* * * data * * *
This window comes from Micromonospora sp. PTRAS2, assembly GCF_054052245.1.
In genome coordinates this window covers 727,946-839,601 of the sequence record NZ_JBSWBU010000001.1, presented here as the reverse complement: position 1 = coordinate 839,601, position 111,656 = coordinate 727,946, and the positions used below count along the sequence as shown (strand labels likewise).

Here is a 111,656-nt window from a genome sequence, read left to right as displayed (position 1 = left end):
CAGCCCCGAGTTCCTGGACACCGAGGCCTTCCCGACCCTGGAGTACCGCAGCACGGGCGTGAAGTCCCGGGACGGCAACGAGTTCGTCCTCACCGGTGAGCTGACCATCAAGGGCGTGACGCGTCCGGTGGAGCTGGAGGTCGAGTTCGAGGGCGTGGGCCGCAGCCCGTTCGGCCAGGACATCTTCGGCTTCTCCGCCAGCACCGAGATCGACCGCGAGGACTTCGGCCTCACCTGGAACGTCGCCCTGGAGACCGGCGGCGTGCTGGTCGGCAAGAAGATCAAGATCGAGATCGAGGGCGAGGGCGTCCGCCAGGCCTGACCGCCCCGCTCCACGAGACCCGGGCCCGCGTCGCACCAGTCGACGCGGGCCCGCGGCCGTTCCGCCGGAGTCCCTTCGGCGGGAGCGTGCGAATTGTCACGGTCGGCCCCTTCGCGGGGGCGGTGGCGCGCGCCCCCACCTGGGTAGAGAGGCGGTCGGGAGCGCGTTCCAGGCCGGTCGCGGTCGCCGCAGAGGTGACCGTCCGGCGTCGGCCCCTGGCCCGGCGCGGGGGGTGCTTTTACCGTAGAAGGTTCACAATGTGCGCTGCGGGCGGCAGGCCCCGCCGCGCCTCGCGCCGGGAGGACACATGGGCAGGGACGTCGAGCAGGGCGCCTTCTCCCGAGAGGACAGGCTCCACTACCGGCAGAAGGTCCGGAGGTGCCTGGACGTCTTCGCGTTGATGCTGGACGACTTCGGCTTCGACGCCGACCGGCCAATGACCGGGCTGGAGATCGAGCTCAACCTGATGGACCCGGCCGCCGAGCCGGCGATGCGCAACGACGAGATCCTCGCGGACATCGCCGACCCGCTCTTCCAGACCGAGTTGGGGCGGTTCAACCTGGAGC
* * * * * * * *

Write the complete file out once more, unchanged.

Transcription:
This window comes from Micromonospora sp. PTRAS2, assembly GCF_054052245.1.
In genome coordinates this window covers 727,946-839,601 of the sequence record NZ_JBSWBU010000001.1, presented here as the reverse complement: position 1 = coordinate 839,601, position 111,656 = coordinate 727,946, and the positions used below count along the sequence as shown (strand labels likewise).

Here is a 111,656-nt window from a genome sequence, read left to right as displayed (position 1 = left end):
CAGCCCCGAGTTCCTGGACACCGAGGCCTTCCCGACCCTGGAGTACCGCAGCACGGGCGTGAAGTCCCGGGACGGCAACGAGTTCGTCCTCACCGGTGAGCTGACCATCAAGGGCGTGACGCGTCCGGTGGAGCTGGAGGTCGAGTTCGAGGGCGTGGGCCGCAGCCCGTTCGGCCAGGACATCTTCGGCTTCTCCGCCAGCACCGAGATCGACCGCGAGGACTTCGGCCTCACCTGGAACGTCGCCCTGGAGACCGGCGGCGTGCTGGTCGGCAAGAAGATCAAGATCGAGATCGAGGGCGAGGGCGTCCGCCAGGCCTGACCGCCCCGCTCCACGAGACCCGGGCCCGCGTCGCACCAGTCGACGCGGGCCCGCGGCCGTTCCGCCGGAGTCCCTTCGGCGGGAGCGTGCGAATTGTCACGGTCGGCCCCTTCGCGGGGGCGGTGGCGCGCGCCCCCACCTGGGTAGAGAGGCGGTCGGGAGCGCGTTCCAGGCCGGTCGCGGTCGCCGCAGAGGTGACCGTCCGGCGTCGGCCCCTGGCCCGGCGCGGGGGGTGCTTTTACCGTAGAAGGTTCACAATGTGCGCTGCGGGCGGCAGGCCCCGCCGCGCCTCGCGCCGGGAGGACACATGGGCAGGGACGTCGAGCAGGGCGCCTTCTCCCGAGAGGACAGGCTCCACTACCGGCAGAAGGTCCGGAGGTGCCTGGACGTCTTCGCGTTGATGCTGGACGACTTCGGCTTCGACGCCGACCGGCCAATGACCGGGCTGGAGATCGAGCTCAACCTGATGGACCCGGCCGCCGAGCCGGCGATGCGCAACGACGAGATCCTCGCGGACATCGCCGACCCGCTCTTCCAGACCGAGTTGGGGCGGTTCAACCTGGAGC